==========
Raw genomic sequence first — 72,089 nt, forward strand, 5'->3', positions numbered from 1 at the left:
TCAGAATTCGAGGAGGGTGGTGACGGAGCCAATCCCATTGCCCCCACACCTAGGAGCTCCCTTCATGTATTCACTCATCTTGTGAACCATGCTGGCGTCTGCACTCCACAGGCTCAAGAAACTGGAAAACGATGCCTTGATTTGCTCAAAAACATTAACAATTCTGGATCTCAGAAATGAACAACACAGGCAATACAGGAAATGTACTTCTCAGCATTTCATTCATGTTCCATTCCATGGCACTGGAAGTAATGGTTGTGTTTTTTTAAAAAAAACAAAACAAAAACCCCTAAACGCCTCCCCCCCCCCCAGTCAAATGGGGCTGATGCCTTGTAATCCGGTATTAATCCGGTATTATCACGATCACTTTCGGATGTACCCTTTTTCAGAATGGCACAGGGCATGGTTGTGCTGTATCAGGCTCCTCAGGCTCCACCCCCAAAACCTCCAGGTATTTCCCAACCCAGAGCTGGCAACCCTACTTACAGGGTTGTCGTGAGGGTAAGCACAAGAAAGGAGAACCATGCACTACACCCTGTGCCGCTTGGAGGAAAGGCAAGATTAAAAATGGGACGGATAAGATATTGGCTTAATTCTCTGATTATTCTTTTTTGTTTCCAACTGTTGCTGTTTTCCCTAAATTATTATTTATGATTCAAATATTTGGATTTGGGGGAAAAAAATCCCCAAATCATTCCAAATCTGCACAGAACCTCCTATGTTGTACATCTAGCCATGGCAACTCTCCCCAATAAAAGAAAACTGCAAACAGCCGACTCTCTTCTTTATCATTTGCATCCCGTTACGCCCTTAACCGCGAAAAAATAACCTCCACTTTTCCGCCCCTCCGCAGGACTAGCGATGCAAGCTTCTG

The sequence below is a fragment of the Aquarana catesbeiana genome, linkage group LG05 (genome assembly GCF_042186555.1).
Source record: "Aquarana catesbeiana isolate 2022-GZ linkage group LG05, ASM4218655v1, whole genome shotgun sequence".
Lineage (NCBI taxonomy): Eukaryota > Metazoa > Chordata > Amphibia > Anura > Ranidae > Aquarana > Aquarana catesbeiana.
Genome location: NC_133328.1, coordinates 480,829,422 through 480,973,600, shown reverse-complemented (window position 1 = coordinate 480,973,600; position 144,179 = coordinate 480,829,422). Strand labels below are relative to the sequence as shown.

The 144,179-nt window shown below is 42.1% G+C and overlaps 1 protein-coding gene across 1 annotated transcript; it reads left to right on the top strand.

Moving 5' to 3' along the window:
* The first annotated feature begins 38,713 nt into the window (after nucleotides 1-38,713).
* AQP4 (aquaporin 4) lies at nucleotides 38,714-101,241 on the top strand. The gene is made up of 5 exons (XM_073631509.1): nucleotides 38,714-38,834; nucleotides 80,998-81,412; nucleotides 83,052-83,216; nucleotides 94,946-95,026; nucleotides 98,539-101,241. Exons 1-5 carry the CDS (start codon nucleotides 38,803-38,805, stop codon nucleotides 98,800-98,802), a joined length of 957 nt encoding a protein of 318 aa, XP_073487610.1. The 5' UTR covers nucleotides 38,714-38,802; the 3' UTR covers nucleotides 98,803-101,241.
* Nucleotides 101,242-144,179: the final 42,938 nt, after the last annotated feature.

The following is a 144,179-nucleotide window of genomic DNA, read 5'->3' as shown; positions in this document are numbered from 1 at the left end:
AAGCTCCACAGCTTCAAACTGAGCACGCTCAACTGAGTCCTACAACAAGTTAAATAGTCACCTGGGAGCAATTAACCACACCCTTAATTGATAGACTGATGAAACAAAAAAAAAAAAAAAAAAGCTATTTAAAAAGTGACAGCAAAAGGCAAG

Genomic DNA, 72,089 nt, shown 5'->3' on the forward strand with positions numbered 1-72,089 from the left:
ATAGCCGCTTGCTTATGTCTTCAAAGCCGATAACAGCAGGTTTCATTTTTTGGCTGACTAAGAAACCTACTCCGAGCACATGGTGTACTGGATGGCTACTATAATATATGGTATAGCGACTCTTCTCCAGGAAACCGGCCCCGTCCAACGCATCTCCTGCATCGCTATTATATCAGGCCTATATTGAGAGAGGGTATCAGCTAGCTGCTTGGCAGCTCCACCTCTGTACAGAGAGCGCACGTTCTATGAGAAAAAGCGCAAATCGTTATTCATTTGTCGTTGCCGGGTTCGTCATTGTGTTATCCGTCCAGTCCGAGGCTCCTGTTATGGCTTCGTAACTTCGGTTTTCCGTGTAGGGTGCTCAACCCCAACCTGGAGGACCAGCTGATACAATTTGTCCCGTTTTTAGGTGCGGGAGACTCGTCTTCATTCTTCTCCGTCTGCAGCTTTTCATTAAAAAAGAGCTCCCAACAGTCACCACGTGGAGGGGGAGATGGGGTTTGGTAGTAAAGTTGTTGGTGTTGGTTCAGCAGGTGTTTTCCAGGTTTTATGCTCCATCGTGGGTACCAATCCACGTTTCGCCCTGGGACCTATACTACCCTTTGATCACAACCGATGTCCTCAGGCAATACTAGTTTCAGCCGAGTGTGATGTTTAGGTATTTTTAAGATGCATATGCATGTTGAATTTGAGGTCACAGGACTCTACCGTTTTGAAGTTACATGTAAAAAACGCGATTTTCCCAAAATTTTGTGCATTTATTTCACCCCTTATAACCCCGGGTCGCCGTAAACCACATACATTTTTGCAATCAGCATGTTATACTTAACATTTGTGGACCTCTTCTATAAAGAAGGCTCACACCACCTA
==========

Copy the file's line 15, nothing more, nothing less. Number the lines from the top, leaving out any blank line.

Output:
ATAGCCGCTTGCTTATGTCTTCAAAGCCGATAACAGCAGGTTTCATTTTTTGGCTGACTAAGAAACCTACTCCGAGCACATGGTGTACTGGATGGCTACTATAATATATGGTATAGCGACTCTTCTCCAGGAAACCGGCCCCGTCCAACGCATCTCCTGCATCGCTATTATATCAGGCCTATATTGAGAGAGGGTATCAGCTAGCTGCTTGGCAGCTCCACCTCTGTACAGAGAGCGCACGTTCTATGAGAAAAAGCGCAAATCGTTATTCATTTGTCGTTGCCGGGTTCGTCATTGTGTTATCCGTCCAGTCCGAGGCTCCTGTTATGGCTTCGTAACTTCGGTTTTCCGTGTAGGGTGCTCAACCCCAACCTGGAGGACCAGCTGATACAATTTGTCCCGTTTTTAGGTGCGGGAGACTCGTCTTCATTCTTCTCCGTCTGCAGCTTTTCATTAAAAAAGAGCTCCCAACAGTCACCACGTGGAGGGGGAGATGGGGTTTGGTAGTAAAGTTGTTGGTGTTGGTTCAGCAGGTGTTTTCCAGGTTTTATGCTCCATCGTGGGTACCAATCCACGTTTCGCCCTGGGACCTATACTACCCTTTGATCACAACCGATGTCCTCAGGCAATACTAGTTTCAGCCGAGTGTGATGTTTAGGTATTTTTAAGATGCATATGCATGTTGAATTTGAGGTCACAGGACTCTACCGTTTTGAAGTTACATGTAAAAAACGCGATTTTCCCAAAATTTTGTGCATTTATTTCACCCCTTATAACCCCGGGTCGCCGTAAACCACATACATTTTTGCAATCAGCATGTTATACTTAACATTTGTGGACCTCTTCTATAAAGAAGGCTCACACCACCTA